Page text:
Perhaps one of the most direct ways of improving your teaching is through peer observation, where teachers watch colleagues in action in the classroom.
Peer observation can help teachers become more aware of the issues they confront in the classroom and how these can be resolved. Observation can also help narrow the gap between one’s imagined view of teaching and what actually occurs in the classroom. By engaging in nonevaluative classroom observations, the responsibility of professional development can also shift from others (supervisors, peers, etc.) to the individual teacher.
Richards & Farrell (2005, p. 94)
Many teachers dread observations. Often evaluative observations take the form of inspections, organised in a spirit of quality control and with consequences for the teacher’s career (qualification, promotion, or pay). But observations can also be much less formal, and involve individual teachers simply watching each other teach. Sometimes a teacher educator or supervisor can oversee this process:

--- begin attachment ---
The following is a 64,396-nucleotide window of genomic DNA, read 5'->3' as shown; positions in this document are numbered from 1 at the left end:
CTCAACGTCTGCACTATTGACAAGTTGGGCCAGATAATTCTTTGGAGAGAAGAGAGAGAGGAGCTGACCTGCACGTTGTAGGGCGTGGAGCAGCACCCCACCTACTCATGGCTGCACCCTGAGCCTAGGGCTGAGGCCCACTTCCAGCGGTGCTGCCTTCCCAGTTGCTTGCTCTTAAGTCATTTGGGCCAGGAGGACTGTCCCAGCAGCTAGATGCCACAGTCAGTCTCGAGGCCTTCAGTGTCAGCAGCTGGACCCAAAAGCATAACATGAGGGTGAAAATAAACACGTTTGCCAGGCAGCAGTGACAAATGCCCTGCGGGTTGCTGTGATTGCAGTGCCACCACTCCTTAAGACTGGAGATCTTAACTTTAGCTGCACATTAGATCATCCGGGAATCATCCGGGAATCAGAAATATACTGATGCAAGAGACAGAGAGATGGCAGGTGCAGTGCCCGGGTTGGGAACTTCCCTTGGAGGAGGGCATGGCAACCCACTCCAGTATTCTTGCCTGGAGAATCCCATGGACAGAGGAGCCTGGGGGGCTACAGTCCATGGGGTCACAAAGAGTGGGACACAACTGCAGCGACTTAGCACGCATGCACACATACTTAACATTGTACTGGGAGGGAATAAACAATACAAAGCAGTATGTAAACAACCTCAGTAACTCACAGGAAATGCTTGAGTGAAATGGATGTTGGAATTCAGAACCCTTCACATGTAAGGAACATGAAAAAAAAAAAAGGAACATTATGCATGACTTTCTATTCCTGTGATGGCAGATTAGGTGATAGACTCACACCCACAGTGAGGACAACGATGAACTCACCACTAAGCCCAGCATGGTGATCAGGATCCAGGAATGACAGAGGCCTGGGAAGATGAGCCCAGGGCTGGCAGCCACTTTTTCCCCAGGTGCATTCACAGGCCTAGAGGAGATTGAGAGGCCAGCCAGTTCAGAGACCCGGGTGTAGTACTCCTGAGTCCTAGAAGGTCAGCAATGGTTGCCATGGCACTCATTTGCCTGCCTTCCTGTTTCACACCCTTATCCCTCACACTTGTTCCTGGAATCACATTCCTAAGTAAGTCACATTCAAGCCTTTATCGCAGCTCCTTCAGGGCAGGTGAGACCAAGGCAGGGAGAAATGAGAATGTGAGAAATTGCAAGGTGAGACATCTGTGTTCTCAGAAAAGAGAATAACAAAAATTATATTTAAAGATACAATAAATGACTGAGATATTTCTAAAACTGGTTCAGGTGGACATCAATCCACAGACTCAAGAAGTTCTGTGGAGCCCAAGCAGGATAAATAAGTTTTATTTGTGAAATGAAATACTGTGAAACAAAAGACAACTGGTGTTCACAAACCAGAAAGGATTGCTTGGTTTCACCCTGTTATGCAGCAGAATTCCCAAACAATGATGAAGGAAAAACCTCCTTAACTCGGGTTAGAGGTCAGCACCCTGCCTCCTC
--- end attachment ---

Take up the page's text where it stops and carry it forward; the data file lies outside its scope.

Instead of individual post-observation conferences between supervisor and teacher, the supervisor may lead a post-observation focus group to allow teachers to share their experiences observing colleagues’ classes.
Marshall & Young, 2009, p. 2
Teacher educators tend to agree that well-implemented peer observations can be more “benign and constructive” than traditional observations (Cosh, 1999, p. 24), as well as encouraging greater autonomy in professional development.
British Council (2012). Guide to continuing professional development: peer observations. PDF
Cosh, J. (1999). Peer observation: a reflective model. ELT Journal, 53(1). PDF
Davidson, G. (2013). Observation and your teaching staff. British Council webinar.
Marshall, B., & Young, S. (2009). Observing and providing feedback to teachers of adults learning English. CAELA Network. PDF
Richards, J. C., & Farrell, T. S. C. (Eds.). (2005). Professional development for language teachers: Strategies for teacher learning. Ernst Klett Sprachen.(Chapter 6)